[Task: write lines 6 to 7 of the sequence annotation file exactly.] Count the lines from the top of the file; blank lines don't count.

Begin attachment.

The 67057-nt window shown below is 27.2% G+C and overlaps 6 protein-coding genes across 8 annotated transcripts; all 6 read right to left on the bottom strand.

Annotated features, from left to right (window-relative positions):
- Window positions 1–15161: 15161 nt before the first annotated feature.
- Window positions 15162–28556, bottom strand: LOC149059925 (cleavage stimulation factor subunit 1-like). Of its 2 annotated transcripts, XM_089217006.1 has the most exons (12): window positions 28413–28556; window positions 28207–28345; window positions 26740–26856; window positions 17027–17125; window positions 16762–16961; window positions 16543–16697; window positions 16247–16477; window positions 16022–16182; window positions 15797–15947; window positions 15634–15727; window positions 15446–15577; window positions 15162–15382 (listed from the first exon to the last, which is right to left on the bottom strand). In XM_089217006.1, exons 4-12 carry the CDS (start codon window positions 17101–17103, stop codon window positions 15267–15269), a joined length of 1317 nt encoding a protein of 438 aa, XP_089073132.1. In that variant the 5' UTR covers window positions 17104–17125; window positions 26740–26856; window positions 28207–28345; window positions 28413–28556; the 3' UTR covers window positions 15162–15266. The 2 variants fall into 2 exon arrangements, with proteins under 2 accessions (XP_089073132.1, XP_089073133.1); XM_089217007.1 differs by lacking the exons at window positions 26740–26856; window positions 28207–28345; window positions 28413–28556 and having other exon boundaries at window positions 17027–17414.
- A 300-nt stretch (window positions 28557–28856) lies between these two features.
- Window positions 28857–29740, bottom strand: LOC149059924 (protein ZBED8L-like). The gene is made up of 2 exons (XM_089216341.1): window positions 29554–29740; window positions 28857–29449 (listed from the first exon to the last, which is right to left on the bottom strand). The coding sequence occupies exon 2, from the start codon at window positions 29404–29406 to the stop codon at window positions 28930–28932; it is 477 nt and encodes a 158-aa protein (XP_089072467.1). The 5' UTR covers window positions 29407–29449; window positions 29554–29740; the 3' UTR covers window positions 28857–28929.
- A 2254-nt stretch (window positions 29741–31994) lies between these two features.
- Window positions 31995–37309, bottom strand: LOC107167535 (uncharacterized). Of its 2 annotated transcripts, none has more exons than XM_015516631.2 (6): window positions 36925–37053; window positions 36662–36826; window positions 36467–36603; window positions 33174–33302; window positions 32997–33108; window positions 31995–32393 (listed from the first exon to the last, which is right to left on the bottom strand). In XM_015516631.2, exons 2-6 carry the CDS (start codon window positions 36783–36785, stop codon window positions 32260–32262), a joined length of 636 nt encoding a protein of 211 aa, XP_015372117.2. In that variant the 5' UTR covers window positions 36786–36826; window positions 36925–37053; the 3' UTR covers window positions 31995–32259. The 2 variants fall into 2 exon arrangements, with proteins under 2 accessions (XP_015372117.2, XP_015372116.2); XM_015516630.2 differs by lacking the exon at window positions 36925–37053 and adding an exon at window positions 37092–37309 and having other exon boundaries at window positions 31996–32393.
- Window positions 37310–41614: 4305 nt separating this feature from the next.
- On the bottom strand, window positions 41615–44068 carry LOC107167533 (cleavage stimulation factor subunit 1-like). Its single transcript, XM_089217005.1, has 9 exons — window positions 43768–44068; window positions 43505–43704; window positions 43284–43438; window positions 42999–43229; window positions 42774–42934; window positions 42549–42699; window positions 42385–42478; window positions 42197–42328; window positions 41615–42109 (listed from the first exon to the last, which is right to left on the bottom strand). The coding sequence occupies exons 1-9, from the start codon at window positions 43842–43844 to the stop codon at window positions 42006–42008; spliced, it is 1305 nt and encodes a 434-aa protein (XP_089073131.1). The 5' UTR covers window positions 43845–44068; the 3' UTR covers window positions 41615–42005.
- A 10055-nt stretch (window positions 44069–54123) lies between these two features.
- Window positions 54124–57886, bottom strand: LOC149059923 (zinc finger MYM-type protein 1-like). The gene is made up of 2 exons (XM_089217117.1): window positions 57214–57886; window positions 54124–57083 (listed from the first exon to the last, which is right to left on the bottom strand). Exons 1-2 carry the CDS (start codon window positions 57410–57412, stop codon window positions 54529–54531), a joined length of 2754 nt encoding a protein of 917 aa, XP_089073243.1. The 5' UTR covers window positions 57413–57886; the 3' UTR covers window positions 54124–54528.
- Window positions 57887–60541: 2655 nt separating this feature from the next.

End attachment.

- Window positions 28857–29740, bottom strand: LOC149059924 (protein ZBED8L-like). The gene is made up of 2 exons (XM_089216341.1): window positions 29554–29740; window positions 28857–29449 (listed from the first exon to the last, which is right to left on the bottom strand). The coding sequence occupies exon 2, from the start codon at window positions 29404–29406 to the stop codon at window positions 28930–28932; it is 477 nt and encodes a 158-aa protein (XP_089072467.1). The 5' UTR covers window positions 29407–29449; window positions 29554–29740; the 3' UTR covers window positions 28857–28929.
- A 2254-nt stretch (window positions 29741–31994) lies between these two features.